Differences between Elementary, Middle, and Secondary Teachers' Perceptions and Implementation of Cooperative Learning Strategies
School of Education
Doctor of Ministry (DMin)
Charles K Smith
Cooperative Learning, Current Teaching Practices, Expectancy of Success, Perceived Cost, Perceived Value, Teacher Implementation
Education | Educational Assessment, Evaluation, and Research | Other Education | Other Teacher Education and Professional Development | Teacher Education and Professional Development
Fausnaugh, Ronald, "Differences between Elementary, Middle, and Secondary Teachers' Perceptions and Implementation of Cooperative Learning Strategies" (2016). Doctoral Dissertations and Projects. 1313.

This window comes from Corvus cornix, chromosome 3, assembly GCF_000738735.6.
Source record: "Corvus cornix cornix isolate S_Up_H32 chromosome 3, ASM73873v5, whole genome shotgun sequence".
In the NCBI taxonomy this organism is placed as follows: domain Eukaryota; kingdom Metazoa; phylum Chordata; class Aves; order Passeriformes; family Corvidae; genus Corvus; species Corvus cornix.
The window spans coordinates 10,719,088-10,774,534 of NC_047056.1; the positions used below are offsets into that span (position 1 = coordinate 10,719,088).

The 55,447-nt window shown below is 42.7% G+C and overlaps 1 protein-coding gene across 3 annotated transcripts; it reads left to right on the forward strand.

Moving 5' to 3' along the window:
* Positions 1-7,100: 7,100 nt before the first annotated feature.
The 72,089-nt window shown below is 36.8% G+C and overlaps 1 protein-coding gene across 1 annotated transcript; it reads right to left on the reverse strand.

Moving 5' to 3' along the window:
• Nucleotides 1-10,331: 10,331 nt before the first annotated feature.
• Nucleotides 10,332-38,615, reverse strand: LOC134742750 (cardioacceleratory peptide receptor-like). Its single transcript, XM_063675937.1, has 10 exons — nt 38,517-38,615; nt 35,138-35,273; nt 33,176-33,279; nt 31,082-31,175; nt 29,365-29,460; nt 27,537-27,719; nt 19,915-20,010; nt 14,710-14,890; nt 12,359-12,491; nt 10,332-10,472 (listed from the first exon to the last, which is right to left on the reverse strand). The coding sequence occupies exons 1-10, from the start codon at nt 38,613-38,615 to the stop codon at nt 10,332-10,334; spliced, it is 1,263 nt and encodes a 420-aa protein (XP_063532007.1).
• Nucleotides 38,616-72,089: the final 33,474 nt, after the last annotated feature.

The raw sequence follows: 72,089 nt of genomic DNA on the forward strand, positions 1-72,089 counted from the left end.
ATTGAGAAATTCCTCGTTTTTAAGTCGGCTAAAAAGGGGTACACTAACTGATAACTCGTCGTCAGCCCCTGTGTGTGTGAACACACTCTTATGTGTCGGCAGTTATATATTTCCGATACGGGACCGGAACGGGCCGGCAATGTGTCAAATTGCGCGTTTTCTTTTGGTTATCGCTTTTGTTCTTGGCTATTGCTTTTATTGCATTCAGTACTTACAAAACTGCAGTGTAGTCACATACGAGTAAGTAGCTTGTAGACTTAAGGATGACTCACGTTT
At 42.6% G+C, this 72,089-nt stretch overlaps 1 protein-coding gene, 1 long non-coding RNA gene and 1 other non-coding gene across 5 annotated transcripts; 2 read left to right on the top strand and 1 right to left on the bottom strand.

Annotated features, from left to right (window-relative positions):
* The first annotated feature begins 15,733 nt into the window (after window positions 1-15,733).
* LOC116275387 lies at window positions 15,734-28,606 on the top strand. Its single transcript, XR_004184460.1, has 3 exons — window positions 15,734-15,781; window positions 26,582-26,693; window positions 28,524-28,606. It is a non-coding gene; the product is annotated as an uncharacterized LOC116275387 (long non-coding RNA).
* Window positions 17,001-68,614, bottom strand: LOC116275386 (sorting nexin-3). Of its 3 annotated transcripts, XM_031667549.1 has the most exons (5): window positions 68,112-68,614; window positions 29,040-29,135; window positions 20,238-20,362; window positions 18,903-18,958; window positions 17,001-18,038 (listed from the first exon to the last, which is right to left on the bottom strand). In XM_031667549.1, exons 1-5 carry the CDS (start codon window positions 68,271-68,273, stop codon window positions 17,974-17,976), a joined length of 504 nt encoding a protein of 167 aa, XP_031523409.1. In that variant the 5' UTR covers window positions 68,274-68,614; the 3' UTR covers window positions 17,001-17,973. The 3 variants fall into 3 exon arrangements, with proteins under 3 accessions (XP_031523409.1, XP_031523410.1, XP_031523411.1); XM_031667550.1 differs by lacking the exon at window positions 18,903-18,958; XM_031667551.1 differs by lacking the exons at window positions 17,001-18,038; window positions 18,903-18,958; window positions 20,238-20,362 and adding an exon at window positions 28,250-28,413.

The purpose of this quantitative, causal-comparative study was to find potential differences in perceptions toward cooperative learning implementation (expectancy of success, perceived value, and perceived cost) and current teaching practices among groups of teachers, using the Cooperative Learning Implementation Questionnaire (CLIQ) instrument developed by Abrami, Poulsen, and Chambers (1998). The participants were part of a convenience sample of elementary teachers, n = 60, middle school teachers, n = 44, and secondary teachers, n = 45 in seven central Ohio public school districts. The research utilized a MANOVA to determine if there was a statistically significant difference in mean CLIQ subscale scores, (a) overall CLIQ scores, (b) expectancy of success, (c) perceived value, (d) perceived cost, and (e) current teaching practices between three groups of teachers (elementary, middle, secondary). The results for the MANOVA indicated that elementary, middle, and secondary teachers have similar perceptions of cooperative learning and similar current teaching practices for cooperative learning F( 2, 148 )=1.62, p = .10, 2=.05 and no difference was found among the groups. The researcher also provided additional discussion, implications, and suggestions for further research.
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